“I can’t” is a survival instinct.  Working to extinguish an Autistic child’s “I can’t” is a threat to his/her well-being.

 

beautiful truth: i wouldn’t change a thing about my child

Image is a of a pink earth.  Text reads: "I wouldn't change you for the world.  I'd change the world for you.

Image is a of a pink earth. Text reads: “I wouldn’t change you for the world. I’d change the world for you.

Yesterday, I was scrolling through my Facebook news feed and saw that my friend, Jennifer–an Autistic activist, was upset by a blog post written by a popular blogger.  Basically, the post was calling out parents like me that don’t want to change our kids.  He says we are lying.  I wouldn’t care except for the fact that my  friend Heather refers to him as the “Prom King” of parents to Autistic kids because he has such a huge following and hero worshipers.

He relied on the tired old premise that those parents that don’t want to change their children do not have the same kind of Autistic child as he has.  Meaning “too high functioning.”

People like my daughter and Amy Sequenzia are routinely written off because they don’t speak and they need support in caring for themselves.  I’m sure that Evie and Amy (both have Epilepsy) would agree that some of the medical comorbids like Epilepsy, that are often mistakenly considered part of Autism, really do suck.  If I could take away my daughter’s Epilepsy? It would be gone in a New York minute.

But.  BUT.  Loving and accepting my Autistic child is not just something I say.  I’m not trying to convince you.  Or myself.

I am repeating my beautiful truth.

And I am hoping for your child and every other Autistic child that it will be your beautiful truth someday too.

You’re confused?  Still?   Let me help.  Again.  This is worth repeating over and over again.

I wouldn’t change my child does not mean I don’t want my child to learn and grow.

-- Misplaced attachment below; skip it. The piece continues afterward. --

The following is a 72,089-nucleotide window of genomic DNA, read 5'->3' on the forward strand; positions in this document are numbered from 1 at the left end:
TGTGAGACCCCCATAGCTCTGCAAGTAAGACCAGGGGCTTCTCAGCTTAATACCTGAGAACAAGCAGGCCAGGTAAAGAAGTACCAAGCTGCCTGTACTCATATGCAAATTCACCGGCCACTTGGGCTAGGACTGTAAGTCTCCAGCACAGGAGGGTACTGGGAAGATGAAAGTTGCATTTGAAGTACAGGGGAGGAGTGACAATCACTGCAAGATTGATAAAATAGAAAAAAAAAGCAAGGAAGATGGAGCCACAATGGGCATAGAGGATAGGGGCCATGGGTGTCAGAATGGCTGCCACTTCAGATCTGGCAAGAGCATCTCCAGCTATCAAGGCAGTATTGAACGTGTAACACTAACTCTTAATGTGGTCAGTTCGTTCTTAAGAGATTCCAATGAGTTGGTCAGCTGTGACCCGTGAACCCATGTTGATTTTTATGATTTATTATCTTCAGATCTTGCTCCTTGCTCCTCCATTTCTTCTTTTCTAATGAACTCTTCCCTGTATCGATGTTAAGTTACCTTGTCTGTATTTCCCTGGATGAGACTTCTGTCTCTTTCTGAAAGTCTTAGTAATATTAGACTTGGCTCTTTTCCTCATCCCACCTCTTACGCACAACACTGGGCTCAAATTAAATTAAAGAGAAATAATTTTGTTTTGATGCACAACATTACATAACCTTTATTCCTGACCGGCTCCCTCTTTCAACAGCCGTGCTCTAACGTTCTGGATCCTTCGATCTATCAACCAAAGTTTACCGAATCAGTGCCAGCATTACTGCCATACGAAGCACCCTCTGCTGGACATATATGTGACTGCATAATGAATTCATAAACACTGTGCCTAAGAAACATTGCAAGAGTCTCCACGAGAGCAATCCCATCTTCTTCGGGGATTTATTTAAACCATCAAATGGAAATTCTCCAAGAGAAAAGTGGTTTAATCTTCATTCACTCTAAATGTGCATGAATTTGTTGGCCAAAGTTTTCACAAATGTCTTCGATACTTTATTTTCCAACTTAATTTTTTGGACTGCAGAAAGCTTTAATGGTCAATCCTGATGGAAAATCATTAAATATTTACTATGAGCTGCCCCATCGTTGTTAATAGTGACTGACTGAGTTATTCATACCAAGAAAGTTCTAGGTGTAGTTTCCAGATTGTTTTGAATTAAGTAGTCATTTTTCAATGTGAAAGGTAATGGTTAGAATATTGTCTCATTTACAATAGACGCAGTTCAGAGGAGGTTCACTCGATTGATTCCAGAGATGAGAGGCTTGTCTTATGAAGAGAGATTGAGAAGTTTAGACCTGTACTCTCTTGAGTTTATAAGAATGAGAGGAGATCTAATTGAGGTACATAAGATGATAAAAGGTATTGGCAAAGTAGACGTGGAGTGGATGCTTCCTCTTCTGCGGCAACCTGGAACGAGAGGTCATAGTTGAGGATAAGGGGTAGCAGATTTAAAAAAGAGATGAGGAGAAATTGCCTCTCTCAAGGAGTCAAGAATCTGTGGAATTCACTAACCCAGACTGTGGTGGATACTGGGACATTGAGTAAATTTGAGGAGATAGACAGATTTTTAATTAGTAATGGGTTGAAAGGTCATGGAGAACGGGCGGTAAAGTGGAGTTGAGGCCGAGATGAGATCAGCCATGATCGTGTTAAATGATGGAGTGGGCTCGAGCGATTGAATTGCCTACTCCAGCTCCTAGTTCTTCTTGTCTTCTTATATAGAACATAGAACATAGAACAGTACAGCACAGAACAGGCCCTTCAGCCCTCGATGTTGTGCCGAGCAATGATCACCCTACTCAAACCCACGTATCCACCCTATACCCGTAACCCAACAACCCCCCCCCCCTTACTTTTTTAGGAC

I fight for my child to be given the tools that she needs to develop and learn.  Don’t confuse my fight for her to be given the tools to access education with a desire for her to be neurotypical.  Don’t confuse my fight for her acceptance with a lack of interest in her educational progress.

Autism is not comorbid medical conditions.   Autism is not Epilepsy.  Autism is not sleep disturbances.  Autism is not gastrointestinal issues.  I like the way Nick defines Autism the best.  You can read his entire “What is Autism” article on his awesome blog, “NeurorCosmopolitanism.”

“Autism is a genetically-based human neurological variant. The complex set of interrelated characteristics that distinguish autistic neurology from non-autistic neurology is not yet fully understood, but current evidence indicates that the central distinction is that autistic brains are characterized by particularly high levels of synaptic connectivity and responsiveness. This tends to make the autistic individual’s subjective experience more intense and chaotic than that of non-autistic individuals: on both the sensorimotor and cognitive levels, the autistic mind tends to register more information, and the impact of each bit of information tends to be both stronger and less predictable.”

Wanting my child to progress is not the same thing as wanting her to be “typical.”  I want my child’s ability to communicate to progress.  I don’t care if she progresses by typing.  I don’t care if she progresses by using picture icons.  I don’t care if she begins to speak.  I don’t care if she begins to write messages in the sky–except that this is not an accessible communication tool for her.  She can progress towards goals that are different than the ones you have for your child.  And it is still progress.